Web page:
My paternal granddad was a music teacher and accomplished musician. He could pick up most instruments and play them. Amongst other things he could play the piano, church organ, violin and guitar. He bought his second piano in 1976. It was very expensive and modern and, with a walnut veneer, looked beautiful. It still does. It’s now sitting in my living room.

 

When I was five years old my granddad taught me how to play the piano. And, I assume, taught me how to read music. I have no recollection of a time when I couldn’t read music. Even now, after years of neglect, it makes perfect – well perhaps not exactly perfect – sense to me. Musical notation is just another language. Granddad sat me down at my parents’ piano and with a very simple book of music taught me how to play.

 

At the age of eight I started to have proper piano lessons with a lady from the village in which we lived. I remember she had a cat that sat in her hallway and stared balefully at me while I waited for her to finish a lesson with another pupil. I am not a cat person and that cat knew it! Over several years, until I was fourteen, I had weekly lessons with her. I sat my Associated Board of the Royal College of Music piano exams, Grades 1, 2, 4 and 5 (I skipped Grade 3) and passed them all (at least one with merit). I didn’t enjoy practising for exams. In fact, I didn’t enjoy practising full stop. I hated scales and arpeggios and generally disliked the pieces I had to learn. I passed Grade 5 when I was thirteen. I took Grade 5 Theory which would enable me to advance to higher grades but as I started studying for my GCSEs when I was fourteen I decided that studying for piano exams as well was just too much. I found a new piano teacher and worked on learning to play pieces of music that I actually liked. I learnt to play up to at least Grade 6 standard and played pieces (that I liked) from a Grade 6 syllabus for my GCSE music exam.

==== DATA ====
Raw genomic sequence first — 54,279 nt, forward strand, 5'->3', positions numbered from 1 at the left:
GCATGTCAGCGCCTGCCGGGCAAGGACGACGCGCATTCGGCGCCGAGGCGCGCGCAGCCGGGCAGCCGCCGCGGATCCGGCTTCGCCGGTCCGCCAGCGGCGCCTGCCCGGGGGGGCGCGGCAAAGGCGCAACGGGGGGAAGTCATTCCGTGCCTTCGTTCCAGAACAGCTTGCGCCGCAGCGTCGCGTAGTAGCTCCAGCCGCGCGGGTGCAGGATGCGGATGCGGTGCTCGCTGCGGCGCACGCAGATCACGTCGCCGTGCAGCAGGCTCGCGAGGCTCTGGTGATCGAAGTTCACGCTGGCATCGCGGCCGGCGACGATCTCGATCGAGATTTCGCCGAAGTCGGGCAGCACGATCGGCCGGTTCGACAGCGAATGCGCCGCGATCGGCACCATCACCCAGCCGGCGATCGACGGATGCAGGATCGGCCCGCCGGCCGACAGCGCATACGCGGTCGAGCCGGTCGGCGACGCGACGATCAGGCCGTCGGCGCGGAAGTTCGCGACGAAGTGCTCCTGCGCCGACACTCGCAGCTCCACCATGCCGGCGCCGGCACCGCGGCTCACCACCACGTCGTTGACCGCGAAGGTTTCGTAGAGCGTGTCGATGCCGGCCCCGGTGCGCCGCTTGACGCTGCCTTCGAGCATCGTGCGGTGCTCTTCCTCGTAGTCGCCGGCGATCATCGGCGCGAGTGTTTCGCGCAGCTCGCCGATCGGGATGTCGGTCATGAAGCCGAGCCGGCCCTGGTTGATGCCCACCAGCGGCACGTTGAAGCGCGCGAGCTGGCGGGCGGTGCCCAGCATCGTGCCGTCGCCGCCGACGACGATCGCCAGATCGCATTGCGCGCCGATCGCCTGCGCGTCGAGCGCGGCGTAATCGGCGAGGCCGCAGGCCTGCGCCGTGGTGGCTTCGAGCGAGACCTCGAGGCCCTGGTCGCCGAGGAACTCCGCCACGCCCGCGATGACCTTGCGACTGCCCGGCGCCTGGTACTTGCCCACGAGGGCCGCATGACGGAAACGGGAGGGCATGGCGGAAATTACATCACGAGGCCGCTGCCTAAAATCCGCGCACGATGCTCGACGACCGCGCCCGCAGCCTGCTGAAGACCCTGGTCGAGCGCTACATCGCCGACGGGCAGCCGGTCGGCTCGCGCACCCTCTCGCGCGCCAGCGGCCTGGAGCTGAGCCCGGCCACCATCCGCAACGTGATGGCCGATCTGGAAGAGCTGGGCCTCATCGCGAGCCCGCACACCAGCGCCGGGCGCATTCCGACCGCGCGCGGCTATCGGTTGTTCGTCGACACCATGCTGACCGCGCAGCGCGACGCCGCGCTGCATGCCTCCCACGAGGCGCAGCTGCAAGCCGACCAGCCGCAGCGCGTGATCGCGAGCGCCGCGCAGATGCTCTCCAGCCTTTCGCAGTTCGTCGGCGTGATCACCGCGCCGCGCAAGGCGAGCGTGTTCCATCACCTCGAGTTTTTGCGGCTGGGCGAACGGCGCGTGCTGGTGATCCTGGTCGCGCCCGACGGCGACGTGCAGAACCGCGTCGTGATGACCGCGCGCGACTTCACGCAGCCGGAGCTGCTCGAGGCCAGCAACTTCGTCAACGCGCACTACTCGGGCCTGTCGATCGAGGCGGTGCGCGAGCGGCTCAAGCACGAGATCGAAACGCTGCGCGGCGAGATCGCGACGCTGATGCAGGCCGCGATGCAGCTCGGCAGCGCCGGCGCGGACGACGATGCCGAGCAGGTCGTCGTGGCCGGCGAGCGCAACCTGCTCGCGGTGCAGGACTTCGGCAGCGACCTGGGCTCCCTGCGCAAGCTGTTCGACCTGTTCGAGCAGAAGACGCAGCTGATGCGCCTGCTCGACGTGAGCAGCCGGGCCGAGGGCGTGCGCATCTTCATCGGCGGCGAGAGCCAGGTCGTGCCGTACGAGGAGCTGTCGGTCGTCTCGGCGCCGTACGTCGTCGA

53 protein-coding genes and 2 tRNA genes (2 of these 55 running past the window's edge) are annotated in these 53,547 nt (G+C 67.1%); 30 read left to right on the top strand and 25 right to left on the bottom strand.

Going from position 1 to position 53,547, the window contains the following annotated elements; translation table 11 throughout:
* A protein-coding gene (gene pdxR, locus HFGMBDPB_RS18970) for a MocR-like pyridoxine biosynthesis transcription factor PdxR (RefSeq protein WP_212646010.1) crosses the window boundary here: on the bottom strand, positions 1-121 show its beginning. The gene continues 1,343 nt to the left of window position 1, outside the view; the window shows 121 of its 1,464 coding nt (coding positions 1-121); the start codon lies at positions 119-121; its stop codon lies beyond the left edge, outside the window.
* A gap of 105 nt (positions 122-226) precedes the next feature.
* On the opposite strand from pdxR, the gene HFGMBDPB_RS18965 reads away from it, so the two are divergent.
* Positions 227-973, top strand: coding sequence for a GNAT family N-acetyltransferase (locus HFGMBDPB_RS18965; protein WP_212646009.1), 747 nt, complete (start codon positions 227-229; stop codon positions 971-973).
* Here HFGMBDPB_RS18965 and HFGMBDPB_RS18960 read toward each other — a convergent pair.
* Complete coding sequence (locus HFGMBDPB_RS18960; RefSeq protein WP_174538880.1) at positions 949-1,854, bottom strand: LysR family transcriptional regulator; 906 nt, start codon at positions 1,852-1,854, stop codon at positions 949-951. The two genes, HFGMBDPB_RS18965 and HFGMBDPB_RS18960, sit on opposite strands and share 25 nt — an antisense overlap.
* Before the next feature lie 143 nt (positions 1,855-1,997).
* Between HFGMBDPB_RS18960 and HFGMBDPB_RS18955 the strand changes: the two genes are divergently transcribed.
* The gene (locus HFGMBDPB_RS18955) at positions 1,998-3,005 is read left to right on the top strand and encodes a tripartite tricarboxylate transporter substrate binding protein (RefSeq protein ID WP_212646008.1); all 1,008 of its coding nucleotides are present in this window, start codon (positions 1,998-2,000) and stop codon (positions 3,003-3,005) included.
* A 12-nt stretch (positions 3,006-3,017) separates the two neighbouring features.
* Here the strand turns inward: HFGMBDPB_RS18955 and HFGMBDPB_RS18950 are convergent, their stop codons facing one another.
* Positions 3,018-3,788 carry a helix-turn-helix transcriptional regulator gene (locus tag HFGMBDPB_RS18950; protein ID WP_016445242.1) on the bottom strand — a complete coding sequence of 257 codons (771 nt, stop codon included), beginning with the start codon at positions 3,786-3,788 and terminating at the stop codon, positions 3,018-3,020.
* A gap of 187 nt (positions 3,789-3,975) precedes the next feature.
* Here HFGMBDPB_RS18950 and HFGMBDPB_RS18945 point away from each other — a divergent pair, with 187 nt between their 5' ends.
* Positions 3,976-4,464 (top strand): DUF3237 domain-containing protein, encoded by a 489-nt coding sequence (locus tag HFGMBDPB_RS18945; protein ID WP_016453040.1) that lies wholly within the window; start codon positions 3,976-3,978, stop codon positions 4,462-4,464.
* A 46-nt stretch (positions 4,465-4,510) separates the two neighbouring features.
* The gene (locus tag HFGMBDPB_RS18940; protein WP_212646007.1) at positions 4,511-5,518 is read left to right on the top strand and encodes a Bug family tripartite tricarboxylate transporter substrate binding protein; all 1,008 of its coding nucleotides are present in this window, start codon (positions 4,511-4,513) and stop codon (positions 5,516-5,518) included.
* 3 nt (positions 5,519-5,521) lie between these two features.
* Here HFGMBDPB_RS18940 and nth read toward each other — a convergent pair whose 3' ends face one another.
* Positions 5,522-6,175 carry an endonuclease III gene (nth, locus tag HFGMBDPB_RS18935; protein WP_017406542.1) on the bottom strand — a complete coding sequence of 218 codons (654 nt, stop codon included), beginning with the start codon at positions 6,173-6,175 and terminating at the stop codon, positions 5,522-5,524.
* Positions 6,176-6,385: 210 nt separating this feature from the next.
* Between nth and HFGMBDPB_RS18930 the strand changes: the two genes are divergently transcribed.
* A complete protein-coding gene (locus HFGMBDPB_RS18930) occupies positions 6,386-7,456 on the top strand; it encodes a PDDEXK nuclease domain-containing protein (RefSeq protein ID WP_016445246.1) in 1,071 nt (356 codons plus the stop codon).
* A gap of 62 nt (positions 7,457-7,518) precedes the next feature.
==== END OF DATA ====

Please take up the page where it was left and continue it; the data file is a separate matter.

Until I was fifteen I was always my granddad’s favourite grand-daughter. When he was blessed with a second I became one of his favourite grand-daughters! I have no idea what he thought about my piano playing but I know that he wanted me to have his piano, especially as I wanted it so very much. I hope he might have thought at the very least my playing was passable.